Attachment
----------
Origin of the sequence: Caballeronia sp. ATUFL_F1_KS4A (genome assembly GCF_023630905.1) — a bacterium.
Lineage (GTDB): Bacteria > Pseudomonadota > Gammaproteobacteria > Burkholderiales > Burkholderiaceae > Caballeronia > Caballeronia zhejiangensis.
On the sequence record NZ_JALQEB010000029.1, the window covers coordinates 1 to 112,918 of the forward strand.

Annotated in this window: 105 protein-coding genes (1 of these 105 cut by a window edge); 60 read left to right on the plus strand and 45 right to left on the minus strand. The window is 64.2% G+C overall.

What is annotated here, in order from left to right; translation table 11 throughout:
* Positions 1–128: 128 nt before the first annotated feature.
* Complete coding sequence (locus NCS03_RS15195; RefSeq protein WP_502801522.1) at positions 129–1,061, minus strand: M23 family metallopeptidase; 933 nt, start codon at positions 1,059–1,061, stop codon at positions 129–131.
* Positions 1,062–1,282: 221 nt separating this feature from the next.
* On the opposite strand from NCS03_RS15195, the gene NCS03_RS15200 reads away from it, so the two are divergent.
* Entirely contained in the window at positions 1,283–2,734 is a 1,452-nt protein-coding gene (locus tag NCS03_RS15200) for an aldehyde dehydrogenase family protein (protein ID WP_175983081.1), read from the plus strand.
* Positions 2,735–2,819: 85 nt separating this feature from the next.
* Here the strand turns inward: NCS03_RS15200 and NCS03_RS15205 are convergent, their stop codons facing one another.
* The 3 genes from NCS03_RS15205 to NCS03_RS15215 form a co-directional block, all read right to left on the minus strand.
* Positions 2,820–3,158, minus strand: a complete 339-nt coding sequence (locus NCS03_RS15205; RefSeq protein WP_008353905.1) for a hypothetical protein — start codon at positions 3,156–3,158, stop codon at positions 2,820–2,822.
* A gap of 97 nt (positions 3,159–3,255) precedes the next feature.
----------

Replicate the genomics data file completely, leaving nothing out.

Origin of the sequence: Caballeronia sp. ATUFL_F1_KS4A (genome assembly GCF_023630905.1) — a bacterium.
Lineage (GTDB): Bacteria > Pseudomonadota > Gammaproteobacteria > Burkholderiales > Burkholderiaceae > Caballeronia > Caballeronia zhejiangensis.
On the sequence record NZ_JALQEB010000029.1, the window covers coordinates 1 to 112,918 of the forward strand.

Annotated in this window: 105 protein-coding genes (1 of these 105 cut by a window edge); 60 read left to right on the plus strand and 45 right to left on the minus strand. The window is 64.2% G+C overall.

What is annotated here, in order from left to right; translation table 11 throughout:
* Positions 1–128: 128 nt before the first annotated feature.
* Complete coding sequence (locus NCS03_RS15195; RefSeq protein WP_502801522.1) at positions 129–1,061, minus strand: M23 family metallopeptidase; 933 nt, start codon at positions 1,059–1,061, stop codon at positions 129–131.
* Positions 1,062–1,282: 221 nt separating this feature from the next.
* On the opposite strand from NCS03_RS15195, the gene NCS03_RS15200 reads away from it, so the two are divergent.
* Entirely contained in the window at positions 1,283–2,734 is a 1,452-nt protein-coding gene (locus tag NCS03_RS15200) for an aldehyde dehydrogenase family protein (protein ID WP_175983081.1), read from the plus strand.
* Positions 2,735–2,819: 85 nt separating this feature from the next.
* Here the strand turns inward: NCS03_RS15200 and NCS03_RS15205 are convergent, their stop codons facing one another.
* The 3 genes from NCS03_RS15205 to NCS03_RS15215 form a co-directional block, all read right to left on the minus strand.
* Positions 2,820–3,158, minus strand: a complete 339-nt coding sequence (locus NCS03_RS15205; RefSeq protein WP_008353905.1) for a hypothetical protein — start codon at positions 3,156–3,158, stop codon at positions 2,820–2,822.
* A gap of 97 nt (positions 3,159–3,255) precedes the next feature.